It appears from the legislative history under WestLaw that this law dates back to "Laws 1988, ch. 275, § 2."  On the other hand, the Hawaii Police Department web page says,
Registration is not mandatory for rifles and shotguns acquired in the state of Hawaiʻi prior to July, 1994.  However, one permit per rifle or shotgun was required for acquisitions between 1981 and July, 1994.
This suggests that there was a permit requirement starting in 1981.  I have not found it yet.  This article seems to have the history of it, but I have not yet found the full article anywhere.  Here is the full text of that article.  On p. 55, it claims that for the first time after passage of 1981 session law ch. 239, Hawaii required a permit to purchase all long guns.  Another reader points to State v. Auwae (Hawaii.App. 1998) which seems to indicate that purchase permits go back much further:

1927 Sess. L., Act 206, § 4, at 209 *fn9 (emphasis added). In 1933, the legislature amended the 1927 Sess. L., Act 206, §4 to read, "No person who has been convicted . . . of having committed or attempted a crime of violence, shall own or have in his possession or under his control a pistol or revolver or ammunition therefor." 1933-34 Sess. L., Act 26, § 6, at 38. The reason for the amendment was as follows:
[T]o give the law enforcing agencies of the Territory a better means of controlling the sale, transfer and possession of firearms and ammunition. [The Bill] provides for the registration of all firearms now possessed by persons living in the Territory, prohibits the subsequent acquisition of firearms other than shotguns by non-citizens and provides an effective method of registration, etc.
House Stand. Comm. Rep. No. 89, in 1933 House Journal, at 427. The legislature did not specifically address the language of § 6 or comment on the addition of the words "or ammunition therefor."*fn10

This particular case was primarily involved with a different question, but it seems to indicate that purchase of all guns were subject to some sort of background check as early as 1933.

A reader who is very industrious and skilled in searching has found:

Revised laws of Hawaii 1945 are archived here:
http://www.llmcdigital.org/docdisplay.aspx?textid=37781834

7183 and 7186 are the bits on license and posession. They appear pretty similar to the 1935 version in snippet view on Google books as sections 2542 and 2545:
No person shall take possession of any firearms of any description, whether usable or unusable, serviceable or unserviceable, modern or antique, registered under prior law or unregistered, or of any ammunition of any kind or description, except shotgun ammunition, either through sale, gift, loan, bequest, or otherwise, whether procured in the Territory or imported by mail, express, freight, or otherwise, until he shall first have procured from the chief of police of the county wherein is his place of business, or if there be no place of business, his residence, or if there be neither place of business nor residence, his place of sojourn, a permit to acquire as prescribed herein.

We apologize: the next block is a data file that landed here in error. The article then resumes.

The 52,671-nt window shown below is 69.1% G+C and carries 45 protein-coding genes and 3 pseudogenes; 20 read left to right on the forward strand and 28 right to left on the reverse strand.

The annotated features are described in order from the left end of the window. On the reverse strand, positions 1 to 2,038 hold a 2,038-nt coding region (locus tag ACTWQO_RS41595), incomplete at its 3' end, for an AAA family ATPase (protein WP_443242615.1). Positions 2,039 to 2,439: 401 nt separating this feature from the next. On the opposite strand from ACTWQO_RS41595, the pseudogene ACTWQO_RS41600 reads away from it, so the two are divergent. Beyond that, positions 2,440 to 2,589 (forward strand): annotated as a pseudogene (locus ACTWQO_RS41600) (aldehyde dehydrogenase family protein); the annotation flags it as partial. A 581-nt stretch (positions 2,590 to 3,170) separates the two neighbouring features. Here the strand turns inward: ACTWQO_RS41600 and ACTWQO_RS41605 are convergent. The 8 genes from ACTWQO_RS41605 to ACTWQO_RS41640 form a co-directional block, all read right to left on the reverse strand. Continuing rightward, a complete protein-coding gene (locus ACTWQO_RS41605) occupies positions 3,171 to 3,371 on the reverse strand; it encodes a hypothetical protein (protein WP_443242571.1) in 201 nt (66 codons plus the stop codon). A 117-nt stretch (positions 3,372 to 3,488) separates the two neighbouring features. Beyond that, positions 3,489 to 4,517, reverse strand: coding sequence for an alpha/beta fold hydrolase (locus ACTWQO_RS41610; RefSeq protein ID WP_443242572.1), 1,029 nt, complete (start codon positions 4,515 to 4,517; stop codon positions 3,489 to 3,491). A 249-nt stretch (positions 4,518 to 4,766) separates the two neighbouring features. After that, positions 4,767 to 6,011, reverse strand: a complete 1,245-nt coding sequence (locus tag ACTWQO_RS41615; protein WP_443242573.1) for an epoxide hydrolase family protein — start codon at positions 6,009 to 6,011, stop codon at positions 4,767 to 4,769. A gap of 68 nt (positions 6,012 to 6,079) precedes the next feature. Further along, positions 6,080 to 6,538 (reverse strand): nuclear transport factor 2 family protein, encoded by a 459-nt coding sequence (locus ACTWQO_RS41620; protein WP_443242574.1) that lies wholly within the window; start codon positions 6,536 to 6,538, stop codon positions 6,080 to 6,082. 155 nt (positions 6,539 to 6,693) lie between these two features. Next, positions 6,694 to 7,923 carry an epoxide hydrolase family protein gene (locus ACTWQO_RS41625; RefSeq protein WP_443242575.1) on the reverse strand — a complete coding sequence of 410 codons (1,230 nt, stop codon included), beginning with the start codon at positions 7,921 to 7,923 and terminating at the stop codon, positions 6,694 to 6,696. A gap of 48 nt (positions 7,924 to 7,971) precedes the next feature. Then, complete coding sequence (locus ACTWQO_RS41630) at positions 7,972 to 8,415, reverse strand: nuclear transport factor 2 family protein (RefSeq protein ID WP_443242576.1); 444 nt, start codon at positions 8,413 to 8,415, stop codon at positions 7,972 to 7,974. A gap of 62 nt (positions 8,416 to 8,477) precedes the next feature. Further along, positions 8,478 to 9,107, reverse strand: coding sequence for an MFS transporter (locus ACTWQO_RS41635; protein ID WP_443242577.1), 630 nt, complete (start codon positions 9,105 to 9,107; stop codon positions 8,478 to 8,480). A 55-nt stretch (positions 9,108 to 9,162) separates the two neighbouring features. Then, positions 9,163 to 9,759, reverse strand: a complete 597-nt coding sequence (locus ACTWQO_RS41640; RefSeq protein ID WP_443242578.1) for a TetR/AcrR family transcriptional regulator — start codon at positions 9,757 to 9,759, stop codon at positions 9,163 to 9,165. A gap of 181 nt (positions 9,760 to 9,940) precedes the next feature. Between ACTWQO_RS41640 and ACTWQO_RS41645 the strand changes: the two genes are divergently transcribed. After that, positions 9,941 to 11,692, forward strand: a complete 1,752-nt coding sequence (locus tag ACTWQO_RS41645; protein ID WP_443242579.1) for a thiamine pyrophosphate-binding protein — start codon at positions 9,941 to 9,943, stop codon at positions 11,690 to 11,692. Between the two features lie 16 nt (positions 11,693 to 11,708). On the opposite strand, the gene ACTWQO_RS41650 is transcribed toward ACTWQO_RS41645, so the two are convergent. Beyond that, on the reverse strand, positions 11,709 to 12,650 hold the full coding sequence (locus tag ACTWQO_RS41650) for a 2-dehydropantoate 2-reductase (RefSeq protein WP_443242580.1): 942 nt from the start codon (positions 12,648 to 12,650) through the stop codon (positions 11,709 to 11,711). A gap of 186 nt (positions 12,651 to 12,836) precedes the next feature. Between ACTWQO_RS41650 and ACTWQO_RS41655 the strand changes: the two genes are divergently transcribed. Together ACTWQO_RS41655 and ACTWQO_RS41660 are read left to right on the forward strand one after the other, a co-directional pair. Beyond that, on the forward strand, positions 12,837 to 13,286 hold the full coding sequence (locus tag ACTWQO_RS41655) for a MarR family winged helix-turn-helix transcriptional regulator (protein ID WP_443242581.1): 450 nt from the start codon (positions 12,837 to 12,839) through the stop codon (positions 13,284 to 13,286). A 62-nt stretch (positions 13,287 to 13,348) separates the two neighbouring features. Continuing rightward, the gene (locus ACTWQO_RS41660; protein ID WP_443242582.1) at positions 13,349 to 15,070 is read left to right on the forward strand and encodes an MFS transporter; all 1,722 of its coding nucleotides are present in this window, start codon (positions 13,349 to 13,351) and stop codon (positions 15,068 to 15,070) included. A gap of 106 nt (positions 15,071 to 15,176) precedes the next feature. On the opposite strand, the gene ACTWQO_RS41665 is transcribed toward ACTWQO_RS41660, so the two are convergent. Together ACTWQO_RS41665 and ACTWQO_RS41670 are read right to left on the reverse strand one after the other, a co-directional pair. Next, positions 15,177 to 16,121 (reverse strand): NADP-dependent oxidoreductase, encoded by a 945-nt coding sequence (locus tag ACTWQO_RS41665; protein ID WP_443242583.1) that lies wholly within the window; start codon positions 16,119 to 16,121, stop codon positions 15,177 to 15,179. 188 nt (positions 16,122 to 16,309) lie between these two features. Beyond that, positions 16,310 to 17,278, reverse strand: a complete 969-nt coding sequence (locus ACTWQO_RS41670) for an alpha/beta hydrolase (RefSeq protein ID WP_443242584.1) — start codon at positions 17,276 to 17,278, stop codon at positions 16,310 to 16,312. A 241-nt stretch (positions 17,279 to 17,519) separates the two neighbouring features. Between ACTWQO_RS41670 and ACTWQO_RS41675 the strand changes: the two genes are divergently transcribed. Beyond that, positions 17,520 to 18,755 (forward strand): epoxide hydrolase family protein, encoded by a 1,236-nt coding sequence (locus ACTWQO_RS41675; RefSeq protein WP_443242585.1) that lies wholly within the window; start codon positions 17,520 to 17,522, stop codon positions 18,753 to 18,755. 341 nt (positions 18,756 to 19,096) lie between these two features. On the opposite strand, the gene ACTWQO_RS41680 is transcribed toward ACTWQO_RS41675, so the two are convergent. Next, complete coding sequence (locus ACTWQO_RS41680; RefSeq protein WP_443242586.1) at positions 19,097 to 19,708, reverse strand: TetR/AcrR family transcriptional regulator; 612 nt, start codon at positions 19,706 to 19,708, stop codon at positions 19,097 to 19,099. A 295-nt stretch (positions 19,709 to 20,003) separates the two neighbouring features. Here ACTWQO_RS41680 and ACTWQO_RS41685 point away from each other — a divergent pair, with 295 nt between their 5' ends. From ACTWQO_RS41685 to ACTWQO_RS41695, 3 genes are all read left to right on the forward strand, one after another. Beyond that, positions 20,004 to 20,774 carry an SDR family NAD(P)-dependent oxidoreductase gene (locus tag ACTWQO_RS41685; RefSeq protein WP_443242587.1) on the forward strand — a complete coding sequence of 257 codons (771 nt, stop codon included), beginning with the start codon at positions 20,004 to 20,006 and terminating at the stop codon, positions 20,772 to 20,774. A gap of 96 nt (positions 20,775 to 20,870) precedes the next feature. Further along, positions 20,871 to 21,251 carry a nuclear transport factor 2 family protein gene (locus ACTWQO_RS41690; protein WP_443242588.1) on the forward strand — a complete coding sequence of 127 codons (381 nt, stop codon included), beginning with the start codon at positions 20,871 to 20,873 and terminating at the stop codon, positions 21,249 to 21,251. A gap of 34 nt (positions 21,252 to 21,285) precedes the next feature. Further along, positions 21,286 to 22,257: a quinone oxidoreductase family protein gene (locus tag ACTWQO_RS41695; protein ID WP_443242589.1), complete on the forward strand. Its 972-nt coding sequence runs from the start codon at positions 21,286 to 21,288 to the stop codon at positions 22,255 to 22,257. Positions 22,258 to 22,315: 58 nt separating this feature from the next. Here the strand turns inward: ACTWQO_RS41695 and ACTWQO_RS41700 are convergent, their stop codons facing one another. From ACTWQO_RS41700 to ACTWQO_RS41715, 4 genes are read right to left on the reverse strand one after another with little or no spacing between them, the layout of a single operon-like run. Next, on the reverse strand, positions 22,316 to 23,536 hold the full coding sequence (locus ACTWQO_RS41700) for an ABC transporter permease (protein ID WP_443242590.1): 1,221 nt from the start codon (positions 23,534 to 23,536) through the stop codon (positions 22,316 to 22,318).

It appears that Hawaii's background check law is considerably older than the beginning of useful murder rates data.

Illinois

The requirement is that no one may transfer a firearm except to someone with a Firearms Owner Identification Card (FOID), which requires a background check to obtain, in 430 ILCS 65.  While I can only find snippet text indicators of when the law was passed, it is clear that it is 1967, so in effect for the full year of 1968.

Iowa

The current law's requirement for a permit to purchase a handgun appears to date back to 1977. Iowa Code 724.16, requiring a permit to purchase a handgun, replaced what this 1977 supplement to the Iowa Code refers to as a permit to sell (see p. 64).  The current law is here.

Maryland

Maryland Code 5-124 requires all "Secondary Sales" (private parties) to go through a background check. This was first adopted as part of the Gun Violence Act of 1996, and readopted in 2003.  The session law Ch. 561. starts here.  It requires handguns and assault weapons to go through a background check for all sales.

Massachusetts

 Very curious.  The 1968 law that requires a Firearms ID card or License to Carry to purchase a firearm apparently did not explicitly require private party sales to have a background check.  (This was added in 1998.)  Still, it is quite apparent that you needed an FID or LTC to purchase a firearm in Massachusetts starting in 1968, and both required a background check.  I think it is clear that Massachusetts has required a background check to get either FID or LTC, and you could not legally buy a firearm from anyone without one or the other.

Michigan